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National Cervical Cancer Coalition


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PostPosted: Fri Mar 30, 2007 3:45 am 

Joined: Fri Mar 30, 2007 3:10 am
Posts: 2
Location: Tx
I just found out I have low risk hpv type 6,11, 42, 43, or 44. Since there is no testing available for men, and 6 and 11 can cause warts, is there a higher risk of an uncircumcised man developing warts after contacting an infected female partner? I have no visible warts and nothing under colposcopy.

Also, are uncircumcised men thought to be higher HPV carriers and transmitters? What are the risks for an uncircumcised partner with a positive long term commited female partner, that he has already been exposed to her and she to him? (Since we don't know which one of us it came from to begin with!)

thanks


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PostPosted: Fri Mar 30, 2007 9:06 am 
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Joined: Wed Oct 04, 2006 4:08 pm
Posts: 2122
Location: North Carolina
When a penis is circumcised, the glans (or head) responds by developing a thick layer of "keratinized" cells and some researchers think this might have a protective effect (to a degree, not absolute) with HPV.

A penis with the foreskin intact has a mucosal surface that is probably less protected against HPV.

Below is a reprint of an article I wrote that appeared in the December 2004 issue of ASHA's journal HPV News. Those interested in subscribing can go to www.hpvenews.com for more.

Best,
Fredo


One For the Boys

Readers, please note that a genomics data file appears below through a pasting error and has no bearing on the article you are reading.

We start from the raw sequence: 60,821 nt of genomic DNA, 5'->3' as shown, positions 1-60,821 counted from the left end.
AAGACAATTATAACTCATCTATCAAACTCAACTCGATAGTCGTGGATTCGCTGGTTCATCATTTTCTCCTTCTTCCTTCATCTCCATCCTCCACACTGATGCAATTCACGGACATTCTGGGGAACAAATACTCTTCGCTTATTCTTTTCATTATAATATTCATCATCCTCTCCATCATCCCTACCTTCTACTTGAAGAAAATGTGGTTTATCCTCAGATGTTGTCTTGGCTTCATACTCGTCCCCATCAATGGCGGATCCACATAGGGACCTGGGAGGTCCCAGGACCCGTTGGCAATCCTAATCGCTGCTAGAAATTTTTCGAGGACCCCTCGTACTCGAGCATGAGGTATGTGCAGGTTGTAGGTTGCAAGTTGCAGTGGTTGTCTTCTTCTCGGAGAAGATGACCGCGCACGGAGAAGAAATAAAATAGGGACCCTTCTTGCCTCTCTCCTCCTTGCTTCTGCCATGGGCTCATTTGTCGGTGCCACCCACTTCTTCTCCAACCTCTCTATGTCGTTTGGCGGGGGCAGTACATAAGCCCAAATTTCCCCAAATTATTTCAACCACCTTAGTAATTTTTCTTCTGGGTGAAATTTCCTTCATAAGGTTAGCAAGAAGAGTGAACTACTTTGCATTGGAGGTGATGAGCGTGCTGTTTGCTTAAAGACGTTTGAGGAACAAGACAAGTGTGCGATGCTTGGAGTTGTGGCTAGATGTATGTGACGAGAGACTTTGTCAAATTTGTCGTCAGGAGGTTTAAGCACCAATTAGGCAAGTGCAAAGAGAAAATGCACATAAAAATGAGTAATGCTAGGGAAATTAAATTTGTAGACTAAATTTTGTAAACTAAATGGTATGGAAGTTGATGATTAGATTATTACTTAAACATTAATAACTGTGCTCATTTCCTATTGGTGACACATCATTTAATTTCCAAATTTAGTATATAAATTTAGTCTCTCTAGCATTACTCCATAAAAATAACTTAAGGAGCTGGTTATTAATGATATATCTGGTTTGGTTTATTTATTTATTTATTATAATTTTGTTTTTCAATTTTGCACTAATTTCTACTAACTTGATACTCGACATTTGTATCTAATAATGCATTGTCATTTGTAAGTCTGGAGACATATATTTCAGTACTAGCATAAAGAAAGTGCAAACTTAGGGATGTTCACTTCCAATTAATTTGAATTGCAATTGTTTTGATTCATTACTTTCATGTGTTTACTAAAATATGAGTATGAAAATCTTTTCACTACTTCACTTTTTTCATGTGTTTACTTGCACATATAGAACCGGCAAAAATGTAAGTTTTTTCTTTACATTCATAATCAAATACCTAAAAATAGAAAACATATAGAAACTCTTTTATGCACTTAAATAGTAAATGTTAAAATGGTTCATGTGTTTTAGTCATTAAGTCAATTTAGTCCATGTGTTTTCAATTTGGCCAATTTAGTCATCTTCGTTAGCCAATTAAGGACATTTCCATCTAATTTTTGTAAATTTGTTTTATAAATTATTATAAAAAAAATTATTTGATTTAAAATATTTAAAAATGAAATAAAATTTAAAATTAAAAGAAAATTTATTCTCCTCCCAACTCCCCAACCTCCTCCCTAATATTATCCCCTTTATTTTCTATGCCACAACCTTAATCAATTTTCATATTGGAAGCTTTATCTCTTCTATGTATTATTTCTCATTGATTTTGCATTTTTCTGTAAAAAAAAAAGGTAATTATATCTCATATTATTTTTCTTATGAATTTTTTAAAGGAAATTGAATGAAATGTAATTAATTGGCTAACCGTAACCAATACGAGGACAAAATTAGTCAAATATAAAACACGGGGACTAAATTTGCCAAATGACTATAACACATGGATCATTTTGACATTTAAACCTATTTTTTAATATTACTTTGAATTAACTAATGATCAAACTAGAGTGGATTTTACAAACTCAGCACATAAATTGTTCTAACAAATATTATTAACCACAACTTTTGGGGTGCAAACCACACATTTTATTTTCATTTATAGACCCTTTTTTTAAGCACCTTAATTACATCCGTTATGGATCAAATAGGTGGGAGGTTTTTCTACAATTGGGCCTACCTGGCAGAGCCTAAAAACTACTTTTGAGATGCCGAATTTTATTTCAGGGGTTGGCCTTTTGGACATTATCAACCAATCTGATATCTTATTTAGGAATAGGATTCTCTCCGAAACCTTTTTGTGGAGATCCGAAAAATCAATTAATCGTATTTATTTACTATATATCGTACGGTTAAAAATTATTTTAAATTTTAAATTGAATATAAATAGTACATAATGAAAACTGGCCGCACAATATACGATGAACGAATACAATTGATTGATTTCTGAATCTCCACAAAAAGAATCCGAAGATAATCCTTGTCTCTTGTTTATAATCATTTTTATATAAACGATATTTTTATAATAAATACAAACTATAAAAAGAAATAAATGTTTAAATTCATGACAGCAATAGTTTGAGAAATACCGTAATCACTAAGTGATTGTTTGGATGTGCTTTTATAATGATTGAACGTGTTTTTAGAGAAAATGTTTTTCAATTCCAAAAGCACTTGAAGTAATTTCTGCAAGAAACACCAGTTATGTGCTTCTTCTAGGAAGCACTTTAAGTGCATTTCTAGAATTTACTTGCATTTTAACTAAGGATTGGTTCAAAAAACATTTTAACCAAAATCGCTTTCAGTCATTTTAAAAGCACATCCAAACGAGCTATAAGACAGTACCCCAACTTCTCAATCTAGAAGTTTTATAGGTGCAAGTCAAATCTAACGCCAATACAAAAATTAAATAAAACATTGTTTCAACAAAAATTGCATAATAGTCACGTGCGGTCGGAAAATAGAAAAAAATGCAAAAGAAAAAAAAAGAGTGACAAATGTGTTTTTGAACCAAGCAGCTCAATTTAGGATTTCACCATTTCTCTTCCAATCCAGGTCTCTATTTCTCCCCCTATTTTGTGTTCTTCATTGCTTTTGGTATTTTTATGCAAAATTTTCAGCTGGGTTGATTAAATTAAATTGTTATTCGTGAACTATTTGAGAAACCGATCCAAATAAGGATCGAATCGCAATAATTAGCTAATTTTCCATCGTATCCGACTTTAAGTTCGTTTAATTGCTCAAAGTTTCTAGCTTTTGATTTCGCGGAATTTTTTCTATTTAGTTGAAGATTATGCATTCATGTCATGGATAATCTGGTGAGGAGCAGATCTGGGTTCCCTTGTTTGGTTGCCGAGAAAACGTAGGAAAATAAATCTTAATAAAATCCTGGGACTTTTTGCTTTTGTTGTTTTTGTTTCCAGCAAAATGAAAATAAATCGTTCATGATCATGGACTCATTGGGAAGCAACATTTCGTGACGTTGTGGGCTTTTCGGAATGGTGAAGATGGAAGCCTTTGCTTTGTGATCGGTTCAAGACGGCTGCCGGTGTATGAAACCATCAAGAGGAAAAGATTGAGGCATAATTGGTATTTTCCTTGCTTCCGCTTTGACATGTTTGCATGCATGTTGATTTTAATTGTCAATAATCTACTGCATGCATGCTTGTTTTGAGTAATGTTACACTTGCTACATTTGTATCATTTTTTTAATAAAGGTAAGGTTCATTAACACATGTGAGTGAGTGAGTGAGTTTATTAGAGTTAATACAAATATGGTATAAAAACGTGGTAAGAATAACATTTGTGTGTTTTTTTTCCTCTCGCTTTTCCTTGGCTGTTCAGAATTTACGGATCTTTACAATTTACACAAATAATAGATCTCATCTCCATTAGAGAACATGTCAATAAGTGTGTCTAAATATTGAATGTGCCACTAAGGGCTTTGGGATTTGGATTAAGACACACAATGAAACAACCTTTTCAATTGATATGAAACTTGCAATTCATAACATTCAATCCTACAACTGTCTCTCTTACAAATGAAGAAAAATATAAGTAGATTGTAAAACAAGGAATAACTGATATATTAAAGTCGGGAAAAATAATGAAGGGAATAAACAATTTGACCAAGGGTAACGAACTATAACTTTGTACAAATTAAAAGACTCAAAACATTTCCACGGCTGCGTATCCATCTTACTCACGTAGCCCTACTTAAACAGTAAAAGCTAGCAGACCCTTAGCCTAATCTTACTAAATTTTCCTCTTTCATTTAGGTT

We are regularly asked to feature more items about HPV in men, and the lack of information is frustrating for those dealing with an HPV diagnosis, as well as clinicians and educators.

This area of research is gaining momentum, however. Susie Baldwin, M.D., of the VA Sepulveda Ambulatory Care Center in California, has authored a number of papers on HPV and males, and a recent study by her and colleagues indicates that regular condom use and circumcision are associated with lower rates of HPV infection in men. The results were published in the October 2004 issue of Sexually Transmitted Diseases.

The researchers had 393 men attending an STD clinic in Arizona complete questionnaires to assess risk factors, and screened them for penile HPV using polymerase chain reaction DNA testing. Genotyping was also done to classify detected HPV as “low-risk” (types that cause anogenital warts) or “high-risk” (types, not associated with warts, that are found with a number of anogenital cancers). The researchers found those who were circumcised were less likely to have both “high-risk” and “low-risk” HPV, while “high-risk” HPV wasn’t as common with those who reported using condoms regularly (condom users were half as likely to have HPV detected).

The results regarding circumcision are similar to those of research published in the New England Journal of Medicine in 2002. X. Castellsague and colleagues, while examining a potential link between women with cervical cancer having an uncircumcised male partner, found genital HPV detection was three times more common with uncircumcised males.

While a great deal remains unclear about the natural history of HPV with women, even less is understood about the virus with men. Given that cancers associated with HPV remain a concern in the U.S., the authors conclude that understanding HPV in men is important, and may impact public health practices and messages regarding HPV.

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